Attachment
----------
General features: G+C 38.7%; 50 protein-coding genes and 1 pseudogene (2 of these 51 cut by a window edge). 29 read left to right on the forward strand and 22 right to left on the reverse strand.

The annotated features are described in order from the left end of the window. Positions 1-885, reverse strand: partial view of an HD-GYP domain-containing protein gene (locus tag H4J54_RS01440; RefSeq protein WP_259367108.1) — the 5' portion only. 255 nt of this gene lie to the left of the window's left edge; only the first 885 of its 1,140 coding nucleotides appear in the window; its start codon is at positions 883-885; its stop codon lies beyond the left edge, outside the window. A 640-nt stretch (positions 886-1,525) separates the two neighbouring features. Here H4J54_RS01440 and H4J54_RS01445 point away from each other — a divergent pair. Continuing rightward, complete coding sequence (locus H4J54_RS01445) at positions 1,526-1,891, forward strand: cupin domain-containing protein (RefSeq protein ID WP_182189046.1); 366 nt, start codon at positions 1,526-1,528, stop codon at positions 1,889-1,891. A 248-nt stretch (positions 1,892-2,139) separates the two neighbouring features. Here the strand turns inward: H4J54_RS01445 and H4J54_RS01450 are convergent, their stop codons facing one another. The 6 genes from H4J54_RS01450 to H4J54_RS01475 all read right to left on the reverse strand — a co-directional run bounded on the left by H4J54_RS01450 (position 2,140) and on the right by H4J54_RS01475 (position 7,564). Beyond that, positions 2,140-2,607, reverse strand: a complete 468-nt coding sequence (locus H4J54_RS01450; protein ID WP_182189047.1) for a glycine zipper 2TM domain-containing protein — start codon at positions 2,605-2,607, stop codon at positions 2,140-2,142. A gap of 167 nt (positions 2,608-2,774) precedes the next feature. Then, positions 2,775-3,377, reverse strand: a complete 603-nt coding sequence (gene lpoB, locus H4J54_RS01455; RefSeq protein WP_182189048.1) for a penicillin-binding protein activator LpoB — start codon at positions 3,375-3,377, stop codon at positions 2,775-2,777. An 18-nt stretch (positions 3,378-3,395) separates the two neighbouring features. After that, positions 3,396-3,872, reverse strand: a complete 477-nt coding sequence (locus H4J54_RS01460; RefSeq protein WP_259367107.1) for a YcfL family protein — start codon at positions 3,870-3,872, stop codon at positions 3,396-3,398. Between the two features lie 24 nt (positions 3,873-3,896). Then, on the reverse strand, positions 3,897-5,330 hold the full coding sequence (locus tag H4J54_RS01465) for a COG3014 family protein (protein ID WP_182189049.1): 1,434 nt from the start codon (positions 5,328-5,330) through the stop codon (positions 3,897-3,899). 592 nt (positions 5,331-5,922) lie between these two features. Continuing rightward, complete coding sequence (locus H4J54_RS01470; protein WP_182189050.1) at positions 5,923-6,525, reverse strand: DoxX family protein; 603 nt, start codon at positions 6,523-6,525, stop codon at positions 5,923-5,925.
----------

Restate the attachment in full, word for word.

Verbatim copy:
General features: G+C 38.7%; 50 protein-coding genes and 1 pseudogene (2 of these 51 cut by a window edge). 29 read left to right on the forward strand and 22 right to left on the reverse strand.

The annotated features are described in order from the left end of the window. Positions 1-885, reverse strand: partial view of an HD-GYP domain-containing protein gene (locus tag H4J54_RS01440; RefSeq protein WP_259367108.1) — the 5' portion only. 255 nt of this gene lie to the left of the window's left edge; only the first 885 of its 1,140 coding nucleotides appear in the window; its start codon is at positions 883-885; its stop codon lies beyond the left edge, outside the window. A 640-nt stretch (positions 886-1,525) separates the two neighbouring features. Here H4J54_RS01440 and H4J54_RS01445 point away from each other — a divergent pair. Continuing rightward, complete coding sequence (locus H4J54_RS01445) at positions 1,526-1,891, forward strand: cupin domain-containing protein (RefSeq protein ID WP_182189046.1); 366 nt, start codon at positions 1,526-1,528, stop codon at positions 1,889-1,891. A 248-nt stretch (positions 1,892-2,139) separates the two neighbouring features. Here the strand turns inward: H4J54_RS01445 and H4J54_RS01450 are convergent, their stop codons facing one another. The 6 genes from H4J54_RS01450 to H4J54_RS01475 all read right to left on the reverse strand — a co-directional run bounded on the left by H4J54_RS01450 (position 2,140) and on the right by H4J54_RS01475 (position 7,564). Beyond that, positions 2,140-2,607, reverse strand: a complete 468-nt coding sequence (locus H4J54_RS01450; protein ID WP_182189047.1) for a glycine zipper 2TM domain-containing protein — start codon at positions 2,605-2,607, stop codon at positions 2,140-2,142. A gap of 167 nt (positions 2,608-2,774) precedes the next feature. Then, positions 2,775-3,377, reverse strand: a complete 603-nt coding sequence (gene lpoB, locus H4J54_RS01455; RefSeq protein WP_182189048.1) for a penicillin-binding protein activator LpoB — start codon at positions 3,375-3,377, stop codon at positions 2,775-2,777. An 18-nt stretch (positions 3,378-3,395) separates the two neighbouring features. After that, positions 3,396-3,872, reverse strand: a complete 477-nt coding sequence (locus H4J54_RS01460; RefSeq protein WP_259367107.1) for a YcfL family protein — start codon at positions 3,870-3,872, stop codon at positions 3,396-3,398. Between the two features lie 24 nt (positions 3,873-3,896). Then, on the reverse strand, positions 3,897-5,330 hold the full coding sequence (locus tag H4J54_RS01465) for a COG3014 family protein (protein ID WP_182189049.1): 1,434 nt from the start codon (positions 5,328-5,330) through the stop codon (positions 3,897-3,899). 592 nt (positions 5,331-5,922) lie between these two features. Continuing rightward, complete coding sequence (locus H4J54_RS01470; protein WP_182189050.1) at positions 5,923-6,525, reverse strand: DoxX family protein; 603 nt, start codon at positions 6,523-6,525, stop codon at positions 5,923-5,925.